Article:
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The Most Common Misconceptions About Website Security

Design & Development

They're out there. The hackers, the bad guys, the black hats are after your personal information, your clients' personal information, and worse your identity. It can be a shock when it happens to you, because you've assumed that you were taking precautions. Unfortunately, you may have been living under the impression that some widely held myths about web security were true. Here are some myths and misconceptions that could put your website at serious risk.

Hackers aren't interested in me

Website security myths

Those are the words most hackers want to hear. They don't care about anything except the vulnerability of your computer or website. If they can get in, they can disrupt anything, and that's what they want to do. Banking credentials are just one of the targets in their sights. They can:

  • Infiltrate corporate account credentials
  • Gain access to the personal information of you, your clients, and your employees
  • Hack into your server to use for any number of dirty schemes
  • Or, simply ruin you.

They may even create a website that looks like yours, to send your visitors to a remote place where bad things happen.

It's all done with bots, and they will find you. Like search engines, hackers send out millions of bots to search the web. Once the bot arrives it almost instantly knows all about your website. It knows which software, and even which versions were used. It knows when your site was last updated and all about your server. They report this information back or maybe, based on the information gathered, they decide whether to attempt to break in or report back so some other bot can be sent your way. Go to www.builtwith.com and put in your website URL. The information you get back is what a bot retrieves. Scary isn't it?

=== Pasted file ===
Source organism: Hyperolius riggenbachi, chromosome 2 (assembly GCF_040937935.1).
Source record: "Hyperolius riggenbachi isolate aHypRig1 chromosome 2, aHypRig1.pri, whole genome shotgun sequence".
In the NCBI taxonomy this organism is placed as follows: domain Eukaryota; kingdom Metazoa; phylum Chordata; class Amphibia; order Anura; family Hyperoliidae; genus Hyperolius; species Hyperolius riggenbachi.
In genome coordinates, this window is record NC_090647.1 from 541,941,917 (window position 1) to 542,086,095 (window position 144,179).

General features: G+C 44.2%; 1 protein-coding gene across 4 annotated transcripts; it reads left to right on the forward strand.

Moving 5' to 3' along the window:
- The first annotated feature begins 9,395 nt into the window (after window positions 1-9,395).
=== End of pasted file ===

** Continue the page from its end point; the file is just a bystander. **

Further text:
My website was built a year ago and it was secure

Even though your website was built by professionals 365 days ago, and it was secure, it may not be today. The bad guys are always at work finding new ways to break in and do evil things. A good example of this is your PC. Security companies constantly update millions of PCs because what was safe yesterday isn't safe today.

I updated my website, so I'm all set

You may be up to date today, but how do you know they didn't break in while you were vulnerable? Once they get in, they create 'back doors'. Back doors are entry points where they can easily get in anytime they want. That way, if you update your website and eliminate the vulnerability, they have a way to get back in any time they want. The only way to find and eliminate back doors is to do a security scan and code audit. Your CMS code can be compared to original code to insure that they didn't change things.

If they break in, I will just have my website fixed

No, you may lose your whole investment, which might amount to tens of thousands of dollars. Hundreds of executives have called me over the years saying that their site has been hacked and their developer can't fix it. In fact most of our clients came to us this way. If your website developer didn't use a proper source repository and backup system, you probably lost your investment. Sometimes we can go in and solve the problem, but often there is so much damage it's cheaper to start over. Make sure your web developer is using a source code repository like GIT or SVN and has daily, weekly, and monthly backups. You may have to roll back and use and older versions that haven't been hacked.

I don't store customer data, so it won't affect my customers

This is not true. What if the bad guys take control of your site and you can't get it back? What if they duplicate your site and send some of the traffic to something that looks like your website, but is a scam? What if they just decide to mess with your customers? Sharp college kids could send bots out, break in and have fun with your customer. They get a kick out of destroying your business.

SSL keeps me secure

The Secure Socket Layer is a security protocol in place which encrypts information passing between a server and a browser. With limited time and motivation, this is perfectly adequate security as long as the server itself is secure. However, for the patient, determined villain, there are many instances of breaking through.

What should you do?

Don't lull yourself into a false sense of security. Use due diligence to check and recheck your security protocols. Secure your server from attack, identify any outdated and redundant security measures, and implement any repairs immediately. You need the following:

  • • Source Code repository and back ups
  • Routine application maintenance where your CMS is updated with security enhancements
  • • Periodic security scans to test your website for vulnerabilities or 'back doors'
  • • Periodic security audits where penetration testing is done.
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